Thursday, May 28, 2009

FROM THE PLM ARCHIVES (May 2002)

HOW TO SWING A CAT

In the evening getting the kids to the table for supper I noticed that Haru the cat was inside the house playing with something over in the corner behind the trunk, I picked him up with my right hand, having a dishrag or a paper or something in my left, and sort of held the squirming beast in place with my left forearm as I headed to open the door to put him outside so we could eat in peace but the cat was playful, and grabbed my arm quite painfully with his claws, and I went OW! OW! OW! and pulled the arm away from him and held him out at a distance with the other hand, when I felt that he must have extremely long arms because though in my right hand he was still clawing my left forearm, and then I looked and saw that it hadn't been the cat, it was a large hissing beetle the cat had been playing with, that had fastened itself to the cat's hair in the righteous fury it was now taking out on my completely innocent forearm, and I was going OW! OW! OW! but had both hands full and couldn't put the cat down or it would run upstairs and hide unreachably under the bed or worse, and so I couldn't get at the beetle, who was hissing pissed off pinching for all it was worth the tender skin of my as I say innocent forearm and I was going OW! OW! OW! and Keech was going WHAT? WHAT? WHAT? and so I started swatting at the beetle with the cat I happened to have conveniently at hand, swinging the cat in wider and wider arcs (note for cat swingers: it's hard to get pinpoint accuracy and solid impact from a cat; if you hold them by the scruff they tend to flop around when you swing them less than top speed at anything as small as even a large beetle, so you lose control on the first few swings, whereas swinging them by the legs or tail creates too great an arc so forget about accuracy; and if one is swinging a cat with any sense of urgency, one should ideally have a short stiff cat and a large target), trying for the very first time in my life to hit a beetle with a cat's head, though this fact was unobserved by me at the time, as I was still going OW! OW! OW! as the beetle went HISS! HISS! HISS! and Keech went WHAT? WHAT? WHAT? and the cat went YOW! YOW! YOW! what is this guy trying to do with me till finally I got the vectors together and swung the cat (thank god we have a living room big enough to swing one in) so that his head hit the beetle and knocked it off my forearm, altogether a very suitable YOWling HISSing OW-ing WHAT-ing bug adventure of another kind. The bite was not venomous, just a pinch, and so to dinner, cat and beetle not invited.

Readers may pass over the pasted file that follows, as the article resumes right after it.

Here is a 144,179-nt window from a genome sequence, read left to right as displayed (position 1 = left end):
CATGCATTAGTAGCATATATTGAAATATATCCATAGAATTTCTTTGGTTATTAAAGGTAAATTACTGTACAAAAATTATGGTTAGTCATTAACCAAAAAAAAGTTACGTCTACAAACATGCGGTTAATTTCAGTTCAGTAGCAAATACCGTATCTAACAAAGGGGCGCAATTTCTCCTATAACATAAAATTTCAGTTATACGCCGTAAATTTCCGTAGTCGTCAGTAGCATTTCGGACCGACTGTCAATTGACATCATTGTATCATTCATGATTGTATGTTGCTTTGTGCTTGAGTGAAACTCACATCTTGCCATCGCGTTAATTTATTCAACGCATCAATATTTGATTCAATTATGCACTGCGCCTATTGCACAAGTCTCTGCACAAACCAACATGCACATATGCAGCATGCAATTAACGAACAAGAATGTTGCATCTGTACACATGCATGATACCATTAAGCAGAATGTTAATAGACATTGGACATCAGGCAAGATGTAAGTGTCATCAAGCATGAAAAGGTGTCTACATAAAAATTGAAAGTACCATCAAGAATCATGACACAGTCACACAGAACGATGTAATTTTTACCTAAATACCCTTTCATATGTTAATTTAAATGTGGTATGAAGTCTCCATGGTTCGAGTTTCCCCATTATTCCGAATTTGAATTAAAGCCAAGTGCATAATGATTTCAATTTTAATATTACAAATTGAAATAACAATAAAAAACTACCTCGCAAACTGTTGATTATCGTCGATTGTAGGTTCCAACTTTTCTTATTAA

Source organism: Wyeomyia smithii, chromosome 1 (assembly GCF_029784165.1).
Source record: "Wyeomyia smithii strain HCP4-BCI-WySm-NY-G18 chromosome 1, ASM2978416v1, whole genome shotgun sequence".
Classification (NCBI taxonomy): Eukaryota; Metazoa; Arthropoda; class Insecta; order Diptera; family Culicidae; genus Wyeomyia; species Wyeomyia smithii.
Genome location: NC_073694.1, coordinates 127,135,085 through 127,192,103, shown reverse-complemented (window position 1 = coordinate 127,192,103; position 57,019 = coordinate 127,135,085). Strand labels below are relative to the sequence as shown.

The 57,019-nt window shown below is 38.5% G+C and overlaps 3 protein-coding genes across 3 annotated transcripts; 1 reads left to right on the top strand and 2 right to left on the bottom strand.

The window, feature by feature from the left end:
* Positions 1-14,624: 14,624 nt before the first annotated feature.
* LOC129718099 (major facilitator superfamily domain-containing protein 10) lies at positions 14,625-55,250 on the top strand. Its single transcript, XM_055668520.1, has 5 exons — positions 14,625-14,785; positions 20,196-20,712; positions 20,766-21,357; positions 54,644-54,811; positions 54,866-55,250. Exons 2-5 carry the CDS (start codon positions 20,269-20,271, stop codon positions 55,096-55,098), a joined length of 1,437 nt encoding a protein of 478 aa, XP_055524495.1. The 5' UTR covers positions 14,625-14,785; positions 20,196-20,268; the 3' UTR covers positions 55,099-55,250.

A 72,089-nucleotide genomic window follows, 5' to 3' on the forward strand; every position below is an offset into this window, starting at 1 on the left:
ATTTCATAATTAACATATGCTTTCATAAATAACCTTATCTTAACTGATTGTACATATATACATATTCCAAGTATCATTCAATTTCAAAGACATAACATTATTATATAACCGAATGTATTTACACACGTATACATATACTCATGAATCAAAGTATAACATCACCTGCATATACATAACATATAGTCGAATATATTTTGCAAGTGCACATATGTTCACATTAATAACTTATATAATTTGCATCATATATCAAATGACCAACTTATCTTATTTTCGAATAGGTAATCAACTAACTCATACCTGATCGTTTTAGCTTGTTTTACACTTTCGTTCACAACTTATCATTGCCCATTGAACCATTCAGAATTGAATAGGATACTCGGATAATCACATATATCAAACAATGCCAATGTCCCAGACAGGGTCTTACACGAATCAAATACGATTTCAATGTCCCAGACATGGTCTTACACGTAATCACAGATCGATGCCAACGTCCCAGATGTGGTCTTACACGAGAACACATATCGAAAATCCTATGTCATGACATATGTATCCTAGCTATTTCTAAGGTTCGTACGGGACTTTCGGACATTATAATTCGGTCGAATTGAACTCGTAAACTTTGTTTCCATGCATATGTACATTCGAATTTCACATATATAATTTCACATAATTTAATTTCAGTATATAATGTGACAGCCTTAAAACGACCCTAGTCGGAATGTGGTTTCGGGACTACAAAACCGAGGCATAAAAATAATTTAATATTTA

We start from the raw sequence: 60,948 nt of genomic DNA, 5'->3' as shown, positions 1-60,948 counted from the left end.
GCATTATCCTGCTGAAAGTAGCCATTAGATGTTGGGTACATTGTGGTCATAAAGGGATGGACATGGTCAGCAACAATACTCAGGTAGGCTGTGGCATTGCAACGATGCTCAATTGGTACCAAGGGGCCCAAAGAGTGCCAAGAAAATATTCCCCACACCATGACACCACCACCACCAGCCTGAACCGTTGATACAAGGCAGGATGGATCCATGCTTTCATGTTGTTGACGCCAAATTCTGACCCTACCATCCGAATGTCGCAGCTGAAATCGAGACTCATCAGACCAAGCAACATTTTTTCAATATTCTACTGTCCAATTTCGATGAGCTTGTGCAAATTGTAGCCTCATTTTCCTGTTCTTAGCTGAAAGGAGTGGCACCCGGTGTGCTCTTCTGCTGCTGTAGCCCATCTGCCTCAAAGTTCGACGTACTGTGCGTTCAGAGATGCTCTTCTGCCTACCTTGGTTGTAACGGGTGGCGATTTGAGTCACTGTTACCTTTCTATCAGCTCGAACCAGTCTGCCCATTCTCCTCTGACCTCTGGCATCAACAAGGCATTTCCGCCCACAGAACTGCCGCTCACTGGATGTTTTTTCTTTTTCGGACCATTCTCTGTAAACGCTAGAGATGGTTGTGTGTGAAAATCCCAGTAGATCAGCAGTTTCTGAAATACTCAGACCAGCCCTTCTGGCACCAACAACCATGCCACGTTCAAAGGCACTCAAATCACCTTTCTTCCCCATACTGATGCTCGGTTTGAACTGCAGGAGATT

7 comments:

Maggie said...

Oh, I am out of breath with that. Lovely imaging tho.

Tabor said...

Perhaps if those beetles are large enough they would make a good soup?

R. Brady said...

The larva are a rural delicacy; the beetles themselves, they're all shell. I prefer veggies anyway...

Beth W. said...

I'll bet Haru gives you wide berth from now on.

R. Brady said...

Actually, the beetle Haru had been teasing had grabbed onto his fur and was biting him, so Haru had been trying to dislodge the beetle and was no doubt grateful for my volunteering as a new victim. Batting at the beetle with his head, entirely via my effort, was a small price to pay.

Alfred said...

That's a blog entry I'd happily set to music!

R. Brady said...

A wild tarantella, no doubt!